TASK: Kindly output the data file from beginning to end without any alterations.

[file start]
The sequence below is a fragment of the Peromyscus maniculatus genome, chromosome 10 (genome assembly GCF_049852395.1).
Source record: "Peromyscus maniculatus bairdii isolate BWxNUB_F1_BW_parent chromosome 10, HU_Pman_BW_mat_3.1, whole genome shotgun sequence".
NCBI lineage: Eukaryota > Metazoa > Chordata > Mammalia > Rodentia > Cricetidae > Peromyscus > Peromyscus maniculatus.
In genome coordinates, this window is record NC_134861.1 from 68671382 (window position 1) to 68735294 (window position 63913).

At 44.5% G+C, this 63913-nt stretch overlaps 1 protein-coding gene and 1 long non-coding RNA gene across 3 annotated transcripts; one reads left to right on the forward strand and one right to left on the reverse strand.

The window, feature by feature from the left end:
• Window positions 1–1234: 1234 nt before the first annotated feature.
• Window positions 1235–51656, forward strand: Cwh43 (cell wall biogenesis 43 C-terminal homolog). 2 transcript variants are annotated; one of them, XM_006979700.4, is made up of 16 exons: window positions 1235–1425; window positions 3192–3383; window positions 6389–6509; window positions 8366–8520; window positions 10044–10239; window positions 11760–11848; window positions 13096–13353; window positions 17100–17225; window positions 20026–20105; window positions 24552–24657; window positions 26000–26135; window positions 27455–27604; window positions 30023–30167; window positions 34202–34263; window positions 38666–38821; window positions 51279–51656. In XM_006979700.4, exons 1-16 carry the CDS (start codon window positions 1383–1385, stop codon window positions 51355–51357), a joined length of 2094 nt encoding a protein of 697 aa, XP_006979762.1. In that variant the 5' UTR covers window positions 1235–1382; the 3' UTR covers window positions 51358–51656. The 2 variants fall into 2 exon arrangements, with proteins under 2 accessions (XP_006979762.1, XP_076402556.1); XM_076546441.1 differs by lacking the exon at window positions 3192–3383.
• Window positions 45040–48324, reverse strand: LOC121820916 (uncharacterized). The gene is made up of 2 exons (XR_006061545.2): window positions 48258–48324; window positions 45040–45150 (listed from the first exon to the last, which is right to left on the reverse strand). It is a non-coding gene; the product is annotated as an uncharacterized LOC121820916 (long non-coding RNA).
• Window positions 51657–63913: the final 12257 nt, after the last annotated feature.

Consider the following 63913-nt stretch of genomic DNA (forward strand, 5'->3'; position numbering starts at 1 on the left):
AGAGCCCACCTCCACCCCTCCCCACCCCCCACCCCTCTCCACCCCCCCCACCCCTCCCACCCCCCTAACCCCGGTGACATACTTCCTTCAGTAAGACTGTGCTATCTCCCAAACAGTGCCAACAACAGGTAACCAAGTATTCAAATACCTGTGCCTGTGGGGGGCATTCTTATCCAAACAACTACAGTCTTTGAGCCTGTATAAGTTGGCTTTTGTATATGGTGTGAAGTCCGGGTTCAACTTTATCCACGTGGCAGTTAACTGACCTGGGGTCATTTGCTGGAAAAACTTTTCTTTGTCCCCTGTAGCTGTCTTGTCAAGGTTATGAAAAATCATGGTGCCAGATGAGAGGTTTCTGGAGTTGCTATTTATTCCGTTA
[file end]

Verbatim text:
The sequence below is a fragment of the Peromyscus maniculatus genome, chromosome 10 (genome assembly GCF_049852395.1).
Source record: "Peromyscus maniculatus bairdii isolate BWxNUB_F1_BW_parent chromosome 10, HU_Pman_BW_mat_3.1, whole genome shotgun sequence".
NCBI lineage: Eukaryota > Metazoa > Chordata > Mammalia > Rodentia > Cricetidae > Peromyscus > Peromyscus maniculatus.
In genome coordinates, this window is record NC_134861.1 from 68671382 (window position 1) to 68735294 (window position 63913).

At 44.5% G+C, this 63913-nt stretch overlaps 1 protein-coding gene and 1 long non-coding RNA gene across 3 annotated transcripts; one reads left to right on the forward strand and one right to left on the reverse strand.

The window, feature by feature from the left end:
• Window positions 1–1234: 1234 nt before the first annotated feature.
• Window positions 1235–51656, forward strand: Cwh43 (cell wall biogenesis 43 C-terminal homolog). 2 transcript variants are annotated; one of them, XM_006979700.4, is made up of 16 exons: window positions 1235–1425; window positions 3192–3383; window positions 6389–6509; window positions 8366–8520; window positions 10044–10239; window positions 11760–11848; window positions 13096–13353; window positions 17100–17225; window positions 20026–20105; window positions 24552–24657; window positions 26000–26135; window positions 27455–27604; window positions 30023–30167; window positions 34202–34263; window positions 38666–38821; window positions 51279–51656. In XM_006979700.4, exons 1-16 carry the CDS (start codon window positions 1383–1385, stop codon window positions 51355–51357), a joined length of 2094 nt encoding a protein of 697 aa, XP_006979762.1. In that variant the 5' UTR covers window positions 1235–1382; the 3' UTR covers window positions 51358–51656. The 2 variants fall into 2 exon arrangements, with proteins under 2 accessions (XP_006979762.1, XP_076402556.1); XM_076546441.1 differs by lacking the exon at window positions 3192–3383.
• Window positions 45040–48324, reverse strand: LOC121820916 (uncharacterized). The gene is made up of 2 exons (XR_006061545.2): window positions 48258–48324; window positions 45040–45150 (listed from the first exon to the last, which is right to left on the reverse strand). It is a non-coding gene; the product is annotated as an uncharacterized LOC121820916 (long non-coding RNA).
• Window positions 51657–63913: the final 12257 nt, after the last annotated feature.

Consider the following 63913-nt stretch of genomic DNA (forward strand, 5'->3'; position numbering starts at 1 on the left):
AGAGCCCACCTCCACCCCTCCCCACCCCCCACCCCTCTCCACCCCCCCCACCCCTCCCACCCCCCTAACCCCGGTGACATACTTCCTTCAGTAAGACTGTGCTATCTCCCAAACAGTGCCAACAACAGGTAACCAAGTATTCAAATACCTGTGCCTGTGGGGGGCATTCTTATCCAAACAACTACAGTCTTTGAGCCTGTATAAGTTGGCTTTTGTATATGGTGTGAAGTCCGGGTTCAACTTTATCCACGTGGCAGTTAACTGACCTGGGGTCATTTGCTGGAAAAACTTTTCTTTGTCCCCTGTAGCTGTCTTGTCAAGGTTATGAAAAATCATGGTGCCAGATGAGAGGTTTCTGGAGTTGCTATTTATTCCGTTA